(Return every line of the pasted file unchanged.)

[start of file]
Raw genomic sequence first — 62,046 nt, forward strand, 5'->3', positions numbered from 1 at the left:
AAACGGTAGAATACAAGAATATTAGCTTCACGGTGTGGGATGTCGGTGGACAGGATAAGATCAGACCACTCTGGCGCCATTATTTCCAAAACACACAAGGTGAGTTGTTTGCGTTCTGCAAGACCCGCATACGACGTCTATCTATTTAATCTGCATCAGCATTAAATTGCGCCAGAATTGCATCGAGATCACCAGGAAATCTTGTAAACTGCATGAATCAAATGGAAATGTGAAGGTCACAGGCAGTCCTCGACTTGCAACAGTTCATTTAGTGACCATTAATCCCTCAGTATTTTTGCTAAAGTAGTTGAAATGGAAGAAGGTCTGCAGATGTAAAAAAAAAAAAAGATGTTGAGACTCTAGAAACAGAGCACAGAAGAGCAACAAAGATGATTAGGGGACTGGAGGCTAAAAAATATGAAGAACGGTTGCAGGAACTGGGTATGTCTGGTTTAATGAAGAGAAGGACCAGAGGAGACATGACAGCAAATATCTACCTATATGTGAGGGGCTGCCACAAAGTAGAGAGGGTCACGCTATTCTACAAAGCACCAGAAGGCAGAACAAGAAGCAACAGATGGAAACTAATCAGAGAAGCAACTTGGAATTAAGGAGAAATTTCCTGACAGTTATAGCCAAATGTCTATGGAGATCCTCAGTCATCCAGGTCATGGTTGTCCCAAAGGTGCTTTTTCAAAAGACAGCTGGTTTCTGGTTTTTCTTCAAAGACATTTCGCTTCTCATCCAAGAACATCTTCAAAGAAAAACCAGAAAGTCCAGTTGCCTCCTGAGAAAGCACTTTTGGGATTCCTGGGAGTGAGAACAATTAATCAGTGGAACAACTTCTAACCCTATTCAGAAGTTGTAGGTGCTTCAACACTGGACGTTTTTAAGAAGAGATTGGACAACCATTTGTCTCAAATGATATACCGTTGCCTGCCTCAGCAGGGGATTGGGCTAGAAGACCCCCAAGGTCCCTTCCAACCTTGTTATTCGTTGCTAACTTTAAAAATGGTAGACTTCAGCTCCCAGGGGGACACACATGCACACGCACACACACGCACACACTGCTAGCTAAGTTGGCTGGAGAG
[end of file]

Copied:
Raw genomic sequence first — 62,046 nt, forward strand, 5'->3', positions numbered from 1 at the left:
AAACGGTAGAATACAAGAATATTAGCTTCACGGTGTGGGATGTCGGTGGACAGGATAAGATCAGACCACTCTGGCGCCATTATTTCCAAAACACACAAGGTGAGTTGTTTGCGTTCTGCAAGACCCGCATACGACGTCTATCTATTTAATCTGCATCAGCATTAAATTGCGCCAGAATTGCATCGAGATCACCAGGAAATCTTGTAAACTGCATGAATCAAATGGAAATGTGAAGGTCACAGGCAGTCCTCGACTTGCAACAGTTCATTTAGTGACCATTAATCCCTCAGTATTTTTGCTAAAGTAGTTGAAATGGAAGAAGGTCTGCAGATGTAAAAAAAAAAAAAGATGTTGAGACTCTAGAAACAGAGCACAGAAGAGCAACAAAGATGATTAGGGGACTGGAGGCTAAAAAATATGAAGAACGGTTGCAGGAACTGGGTATGTCTGGTTTAATGAAGAGAAGGACCAGAGGAGACATGACAGCAAATATCTACCTATATGTGAGGGGCTGCCACAAAGTAGAGAGGGTCACGCTATTCTACAAAGCACCAGAAGGCAGAACAAGAAGCAACAGATGGAAACTAATCAGAGAAGCAACTTGGAATTAAGGAGAAATTTCCTGACAGTTATAGCCAAATGTCTATGGAGATCCTCAGTCATCCAGGTCATGGTTGTCCCAAAGGTGCTTTTTCAAAAGACAGCTGGTTTCTGGTTTTTCTTCAAAGACATTTCGCTTCTCATCCAAGAACATCTTCAAAGAAAAACCAGAAAGTCCAGTTGCCTCCTGAGAAAGCACTTTTGGGATTCCTGGGAGTGAGAACAATTAATCAGTGGAACAACTTCTAACCCTATTCAGAAGTTGTAGGTGCTTCAACACTGGACGTTTTTAAGAAGAGATTGGACAACCATTTGTCTCAAATGATATACCGTTGCCTGCCTCAGCAGGGGATTGGGCTAGAAGACCCCCAAGGTCCCTTCCAACCTTGTTATTCGTTGCTAACTTTAAAAATGGTAGACTTCAGCTCCCAGGGGGACACACATGCACACGCACACACACGCACACACTGCTAGCTAAGTTGGCTGGAGAG